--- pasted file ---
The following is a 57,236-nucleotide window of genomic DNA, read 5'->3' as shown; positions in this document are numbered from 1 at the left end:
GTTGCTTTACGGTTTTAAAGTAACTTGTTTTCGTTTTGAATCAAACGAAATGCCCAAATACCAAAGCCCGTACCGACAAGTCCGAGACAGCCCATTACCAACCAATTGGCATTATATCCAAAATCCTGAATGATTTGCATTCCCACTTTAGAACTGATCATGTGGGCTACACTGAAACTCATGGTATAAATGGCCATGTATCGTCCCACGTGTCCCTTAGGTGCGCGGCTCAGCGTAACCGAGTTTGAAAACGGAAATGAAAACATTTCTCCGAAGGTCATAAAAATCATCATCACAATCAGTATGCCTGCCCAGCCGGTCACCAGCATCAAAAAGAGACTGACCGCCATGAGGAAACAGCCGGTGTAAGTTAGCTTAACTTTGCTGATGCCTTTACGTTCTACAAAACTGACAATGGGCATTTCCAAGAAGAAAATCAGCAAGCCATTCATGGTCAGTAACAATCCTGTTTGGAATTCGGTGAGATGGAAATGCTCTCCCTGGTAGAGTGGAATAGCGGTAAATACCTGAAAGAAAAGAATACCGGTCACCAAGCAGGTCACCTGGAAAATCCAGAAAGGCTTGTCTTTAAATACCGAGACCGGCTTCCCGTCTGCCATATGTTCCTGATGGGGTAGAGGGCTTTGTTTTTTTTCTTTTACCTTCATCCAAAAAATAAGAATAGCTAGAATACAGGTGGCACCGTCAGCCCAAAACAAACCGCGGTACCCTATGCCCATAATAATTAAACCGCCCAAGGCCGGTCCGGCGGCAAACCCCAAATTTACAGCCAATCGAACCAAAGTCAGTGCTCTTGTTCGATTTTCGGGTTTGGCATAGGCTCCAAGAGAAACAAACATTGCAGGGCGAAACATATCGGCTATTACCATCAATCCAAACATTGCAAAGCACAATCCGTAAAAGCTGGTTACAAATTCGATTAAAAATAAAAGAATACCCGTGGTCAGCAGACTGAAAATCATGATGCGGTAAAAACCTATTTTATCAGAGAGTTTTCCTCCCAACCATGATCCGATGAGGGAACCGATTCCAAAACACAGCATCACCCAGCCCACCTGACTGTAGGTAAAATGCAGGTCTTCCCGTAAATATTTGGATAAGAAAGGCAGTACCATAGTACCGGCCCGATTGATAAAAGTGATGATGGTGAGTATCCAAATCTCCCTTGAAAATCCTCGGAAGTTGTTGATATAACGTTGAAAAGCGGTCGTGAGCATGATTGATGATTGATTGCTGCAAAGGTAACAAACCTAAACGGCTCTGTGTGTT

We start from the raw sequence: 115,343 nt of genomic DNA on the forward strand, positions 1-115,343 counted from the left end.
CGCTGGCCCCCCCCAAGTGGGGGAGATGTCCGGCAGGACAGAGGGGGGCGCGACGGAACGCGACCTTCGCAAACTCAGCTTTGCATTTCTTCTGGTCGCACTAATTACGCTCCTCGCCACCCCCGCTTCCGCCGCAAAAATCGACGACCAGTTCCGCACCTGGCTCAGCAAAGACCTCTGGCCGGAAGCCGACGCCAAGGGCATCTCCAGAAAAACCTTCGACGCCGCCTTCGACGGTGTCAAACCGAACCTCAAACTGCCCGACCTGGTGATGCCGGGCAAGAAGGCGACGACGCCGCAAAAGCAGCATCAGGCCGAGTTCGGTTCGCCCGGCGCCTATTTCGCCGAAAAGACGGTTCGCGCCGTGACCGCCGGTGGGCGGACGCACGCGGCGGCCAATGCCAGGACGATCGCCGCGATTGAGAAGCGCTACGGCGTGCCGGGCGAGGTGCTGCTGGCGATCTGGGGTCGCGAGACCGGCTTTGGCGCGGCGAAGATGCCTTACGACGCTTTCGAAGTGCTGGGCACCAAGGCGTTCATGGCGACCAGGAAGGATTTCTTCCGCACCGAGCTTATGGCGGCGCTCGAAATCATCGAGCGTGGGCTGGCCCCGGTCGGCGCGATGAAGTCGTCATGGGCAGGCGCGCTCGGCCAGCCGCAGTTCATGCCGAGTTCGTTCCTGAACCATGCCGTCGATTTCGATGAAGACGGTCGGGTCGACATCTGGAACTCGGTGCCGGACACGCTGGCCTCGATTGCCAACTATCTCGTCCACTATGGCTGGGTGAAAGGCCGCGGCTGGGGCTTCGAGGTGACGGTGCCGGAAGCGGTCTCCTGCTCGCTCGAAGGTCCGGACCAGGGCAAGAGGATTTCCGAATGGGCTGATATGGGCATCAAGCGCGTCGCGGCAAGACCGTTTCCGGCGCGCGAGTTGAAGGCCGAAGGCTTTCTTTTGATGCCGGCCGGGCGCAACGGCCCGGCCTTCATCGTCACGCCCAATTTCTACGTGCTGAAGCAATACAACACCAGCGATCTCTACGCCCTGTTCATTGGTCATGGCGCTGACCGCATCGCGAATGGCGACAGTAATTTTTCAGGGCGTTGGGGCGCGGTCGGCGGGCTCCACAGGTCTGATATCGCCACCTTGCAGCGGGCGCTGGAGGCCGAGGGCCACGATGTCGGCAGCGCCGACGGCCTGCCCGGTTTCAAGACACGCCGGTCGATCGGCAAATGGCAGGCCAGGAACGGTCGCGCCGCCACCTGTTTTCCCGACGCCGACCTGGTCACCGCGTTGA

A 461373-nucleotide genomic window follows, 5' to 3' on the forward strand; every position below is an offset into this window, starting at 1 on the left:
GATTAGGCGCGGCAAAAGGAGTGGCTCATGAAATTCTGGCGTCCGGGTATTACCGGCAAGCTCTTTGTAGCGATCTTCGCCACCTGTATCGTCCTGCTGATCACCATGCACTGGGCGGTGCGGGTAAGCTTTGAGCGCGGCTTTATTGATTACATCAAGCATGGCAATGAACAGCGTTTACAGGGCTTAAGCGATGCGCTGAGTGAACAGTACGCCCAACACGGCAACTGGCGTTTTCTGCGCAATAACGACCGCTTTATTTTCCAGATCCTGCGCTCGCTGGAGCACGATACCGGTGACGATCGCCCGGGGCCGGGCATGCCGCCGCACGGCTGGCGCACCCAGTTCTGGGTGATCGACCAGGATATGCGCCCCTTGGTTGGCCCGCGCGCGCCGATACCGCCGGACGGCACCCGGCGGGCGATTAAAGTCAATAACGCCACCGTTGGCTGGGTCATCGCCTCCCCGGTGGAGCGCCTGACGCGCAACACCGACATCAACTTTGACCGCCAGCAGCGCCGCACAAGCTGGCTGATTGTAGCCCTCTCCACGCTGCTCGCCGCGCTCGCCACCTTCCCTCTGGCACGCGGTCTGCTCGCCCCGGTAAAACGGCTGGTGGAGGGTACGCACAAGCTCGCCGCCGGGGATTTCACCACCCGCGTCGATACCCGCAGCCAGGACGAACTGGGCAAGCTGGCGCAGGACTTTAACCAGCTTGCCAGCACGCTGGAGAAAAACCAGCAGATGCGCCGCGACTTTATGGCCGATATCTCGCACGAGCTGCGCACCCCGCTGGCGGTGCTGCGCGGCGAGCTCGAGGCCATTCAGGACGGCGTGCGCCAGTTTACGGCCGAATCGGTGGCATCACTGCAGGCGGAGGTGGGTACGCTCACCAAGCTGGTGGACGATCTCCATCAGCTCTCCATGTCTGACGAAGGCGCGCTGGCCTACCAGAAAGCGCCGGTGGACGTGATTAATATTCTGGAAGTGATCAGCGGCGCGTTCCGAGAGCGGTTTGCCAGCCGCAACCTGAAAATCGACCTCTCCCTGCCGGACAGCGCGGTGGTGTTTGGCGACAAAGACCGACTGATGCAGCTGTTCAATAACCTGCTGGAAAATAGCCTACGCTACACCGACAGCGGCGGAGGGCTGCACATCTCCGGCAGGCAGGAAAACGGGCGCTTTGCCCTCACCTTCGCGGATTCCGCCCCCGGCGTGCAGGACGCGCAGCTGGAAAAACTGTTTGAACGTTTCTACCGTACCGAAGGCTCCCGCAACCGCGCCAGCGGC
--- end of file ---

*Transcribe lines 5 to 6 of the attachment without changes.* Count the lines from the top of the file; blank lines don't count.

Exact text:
A 461373-nucleotide genomic window follows, 5' to 3' on the forward strand; every position below is an offset into this window, starting at 1 on the left:
GATTAGGCGCGGCAAAAGGAGTGGCTCATGAAATTCTGGCGTCCGGGTATTACCGGCAAGCTCTTTGTAGCGATCTTCGCCACCTGTATCGTCCTGCTGATCACCATGCACTGGGCGGTGCGGGTAAGCTTTGAGCGCGGCTTTATTGATTACATCAAGCATGGCAATGAACAGCGTTTACAGGGCTTAAGCGATGCGCTGAGTGAACAGTACGCCCAACACGGCAACTGGCGTTTTCTGCGCAATAACGACCGCTTTATTTTCCAGATCCTGCGCTCGCTGGAGCACGATACCGGTGACGATCGCCCGGGGCCGGGCATGCCGCCGCACGGCTGGCGCACCCAGTTCTGGGTGATCGACCAGGATATGCGCCCCTTGGTTGGCCCGCGCGCGCCGATACCGCCGGACGGCACCCGGCGGGCGATTAAAGTCAATAACGCCACCGTTGGCTGGGTCATCGCCTCCCCGGTGGAGCGCCTGACGCGCAACACCGACATCAACTTTGACCGCCAGCAGCGCCGCACAAGCTGGCTGATTGTAGCCCTCTCCACGCTGCTCGCCGCGCTCGCCACCTTCCCTCTGGCACGCGGTCTGCTCGCCCCGGTAAAACGGCTGGTGGAGGGTACGCACAAGCTCGCCGCCGGGGATTTCACCACCCGCGTCGATACCCGCAGCCAGGACGAACTGGGCAAGCTGGCGCAGGACTTTAACCAGCTTGCCAGCACGCTGGAGAAAAACCAGCAGATGCGCCGCGACTTTATGGCCGATATCTCGCACGAGCTGCGCACCCCGCTGGCGGTGCTGCGCGGCGAGCTCGAGGCCATTCAGGACGGCGTGCGCCAGTTTACGGCCGAATCGGTGGCATCACTGCAGGCGGAGGTGGGTACGCTCACCAAGCTGGTGGACGATCTCCATCAGCTCTCCATGTCTGACGAAGGCGCGCTGGCCTACCAGAAAGCGCCGGTGGACGTGATTAATATTCTGGAAGTGATCAGCGGCGCGTTCCGAGAGCGGTTTGCCAGCCGCAACCTGAAAATCGACCTCTCCCTGCCGGACAGCGCGGTGGTGTTTGGCGACAAAGACCGACTGATGCAGCTGTTCAATAACCTGCTGGAAAATAGCCTACGCTACACCGACAGCGGCGGAGGGCTGCACATCTCCGGCAGGCAGGAAAACGGGCGCTTTGCCCTCACCTTCGCGGATTCCGCCCCCGGCGTGCAGGACGCGCAGCTGGAAAAACTGTTTGAACGTTTCTACCGTACCGAAGGCTCCCGCAACCGCGCCAGCGGC